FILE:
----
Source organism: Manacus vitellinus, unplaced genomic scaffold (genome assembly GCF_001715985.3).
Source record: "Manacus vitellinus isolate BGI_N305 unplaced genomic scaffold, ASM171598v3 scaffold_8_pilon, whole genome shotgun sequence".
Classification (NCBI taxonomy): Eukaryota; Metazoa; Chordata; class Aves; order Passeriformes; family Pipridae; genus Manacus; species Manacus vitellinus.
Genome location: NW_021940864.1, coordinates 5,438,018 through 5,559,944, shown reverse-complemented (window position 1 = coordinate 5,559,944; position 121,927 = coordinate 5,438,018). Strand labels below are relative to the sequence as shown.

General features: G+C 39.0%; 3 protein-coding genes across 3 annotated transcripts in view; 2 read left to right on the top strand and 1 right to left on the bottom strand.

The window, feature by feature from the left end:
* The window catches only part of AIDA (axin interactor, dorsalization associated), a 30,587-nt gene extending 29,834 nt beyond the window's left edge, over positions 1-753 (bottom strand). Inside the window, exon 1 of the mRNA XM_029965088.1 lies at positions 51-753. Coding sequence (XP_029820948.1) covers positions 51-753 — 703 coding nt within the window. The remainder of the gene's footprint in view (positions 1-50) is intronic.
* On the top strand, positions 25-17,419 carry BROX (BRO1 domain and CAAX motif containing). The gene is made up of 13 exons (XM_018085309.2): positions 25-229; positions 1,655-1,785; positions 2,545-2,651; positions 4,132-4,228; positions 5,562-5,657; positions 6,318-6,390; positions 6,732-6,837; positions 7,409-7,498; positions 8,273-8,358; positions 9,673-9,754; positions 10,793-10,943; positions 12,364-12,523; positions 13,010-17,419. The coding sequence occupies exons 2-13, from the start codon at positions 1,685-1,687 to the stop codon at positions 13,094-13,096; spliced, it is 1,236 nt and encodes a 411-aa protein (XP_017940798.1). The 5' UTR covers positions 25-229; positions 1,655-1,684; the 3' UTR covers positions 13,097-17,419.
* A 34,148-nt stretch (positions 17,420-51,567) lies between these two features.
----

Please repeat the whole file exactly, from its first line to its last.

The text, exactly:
Source organism: Manacus vitellinus, unplaced genomic scaffold (genome assembly GCF_001715985.3).
Source record: "Manacus vitellinus isolate BGI_N305 unplaced genomic scaffold, ASM171598v3 scaffold_8_pilon, whole genome shotgun sequence".
Classification (NCBI taxonomy): Eukaryota; Metazoa; Chordata; class Aves; order Passeriformes; family Pipridae; genus Manacus; species Manacus vitellinus.
Genome location: NW_021940864.1, coordinates 5,438,018 through 5,559,944, shown reverse-complemented (window position 1 = coordinate 5,559,944; position 121,927 = coordinate 5,438,018). Strand labels below are relative to the sequence as shown.

General features: G+C 39.0%; 3 protein-coding genes across 3 annotated transcripts in view; 2 read left to right on the top strand and 1 right to left on the bottom strand.

The window, feature by feature from the left end:
* The window catches only part of AIDA (axin interactor, dorsalization associated), a 30,587-nt gene extending 29,834 nt beyond the window's left edge, over positions 1-753 (bottom strand). Inside the window, exon 1 of the mRNA XM_029965088.1 lies at positions 51-753. Coding sequence (XP_029820948.1) covers positions 51-753 — 703 coding nt within the window. The remainder of the gene's footprint in view (positions 1-50) is intronic.
* On the top strand, positions 25-17,419 carry BROX (BRO1 domain and CAAX motif containing). The gene is made up of 13 exons (XM_018085309.2): positions 25-229; positions 1,655-1,785; positions 2,545-2,651; positions 4,132-4,228; positions 5,562-5,657; positions 6,318-6,390; positions 6,732-6,837; positions 7,409-7,498; positions 8,273-8,358; positions 9,673-9,754; positions 10,793-10,943; positions 12,364-12,523; positions 13,010-17,419. The coding sequence occupies exons 2-13, from the start codon at positions 1,685-1,687 to the stop codon at positions 13,094-13,096; spliced, it is 1,236 nt and encodes a 411-aa protein (XP_017940798.1). The 5' UTR covers positions 25-229; positions 1,655-1,684; the 3' UTR covers positions 13,097-17,419.
* A 34,148-nt stretch (positions 17,420-51,567) lies between these two features.